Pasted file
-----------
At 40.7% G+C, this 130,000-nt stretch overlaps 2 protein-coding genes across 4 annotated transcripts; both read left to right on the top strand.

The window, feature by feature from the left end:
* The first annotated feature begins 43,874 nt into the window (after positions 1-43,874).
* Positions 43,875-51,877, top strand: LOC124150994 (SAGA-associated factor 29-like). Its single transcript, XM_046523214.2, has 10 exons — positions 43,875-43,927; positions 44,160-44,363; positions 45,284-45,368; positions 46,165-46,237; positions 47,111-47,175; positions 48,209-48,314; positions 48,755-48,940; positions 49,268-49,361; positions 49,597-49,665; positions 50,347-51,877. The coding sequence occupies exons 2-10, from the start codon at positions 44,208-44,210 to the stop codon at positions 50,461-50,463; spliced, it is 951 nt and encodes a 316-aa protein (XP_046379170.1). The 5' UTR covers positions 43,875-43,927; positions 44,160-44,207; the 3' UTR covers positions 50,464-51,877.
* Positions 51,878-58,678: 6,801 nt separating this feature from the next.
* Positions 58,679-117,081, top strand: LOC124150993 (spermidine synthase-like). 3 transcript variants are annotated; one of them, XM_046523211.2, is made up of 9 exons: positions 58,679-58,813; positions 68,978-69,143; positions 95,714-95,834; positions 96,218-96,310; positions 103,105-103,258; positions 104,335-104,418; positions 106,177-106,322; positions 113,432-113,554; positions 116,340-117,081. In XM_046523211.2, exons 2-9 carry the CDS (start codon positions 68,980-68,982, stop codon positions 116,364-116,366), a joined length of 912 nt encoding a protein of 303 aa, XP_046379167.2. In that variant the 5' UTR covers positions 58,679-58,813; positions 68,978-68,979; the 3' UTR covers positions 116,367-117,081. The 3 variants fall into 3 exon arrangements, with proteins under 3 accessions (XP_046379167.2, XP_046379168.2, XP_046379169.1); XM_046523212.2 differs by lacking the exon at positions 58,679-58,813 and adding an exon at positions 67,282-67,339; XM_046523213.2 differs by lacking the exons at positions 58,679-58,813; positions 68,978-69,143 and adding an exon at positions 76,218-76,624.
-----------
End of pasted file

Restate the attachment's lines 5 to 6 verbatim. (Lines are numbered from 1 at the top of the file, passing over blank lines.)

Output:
* Positions 51,878-58,678: 6,801 nt separating this feature from the next.
* Positions 58,679-117,081, top strand: LOC124150993 (spermidine synthase-like). 3 transcript variants are annotated; one of them, XM_046523211.2, is made up of 9 exons: positions 58,679-58,813; positions 68,978-69,143; positions 95,714-95,834; positions 96,218-96,310; positions 103,105-103,258; positions 104,335-104,418; positions 106,177-106,322; positions 113,432-113,554; positions 116,340-117,081. In XM_046523211.2, exons 2-9 carry the CDS (start codon positions 68,980-68,982, stop codon positions 116,364-116,366), a joined length of 912 nt encoding a protein of 303 aa, XP_046379167.2. In that variant the 5' UTR covers positions 58,679-58,813; positions 68,978-68,979; the 3' UTR covers positions 116,367-117,081. The 3 variants fall into 3 exon arrangements, with proteins under 3 accessions (XP_046379167.2, XP_046379168.2, XP_046379169.1); XM_046523212.2 differs by lacking the exon at positions 58,679-58,813 and adding an exon at positions 67,282-67,339; XM_046523213.2 differs by lacking the exons at positions 58,679-58,813; positions 68,978-69,143 and adding an exon at positions 76,218-76,624.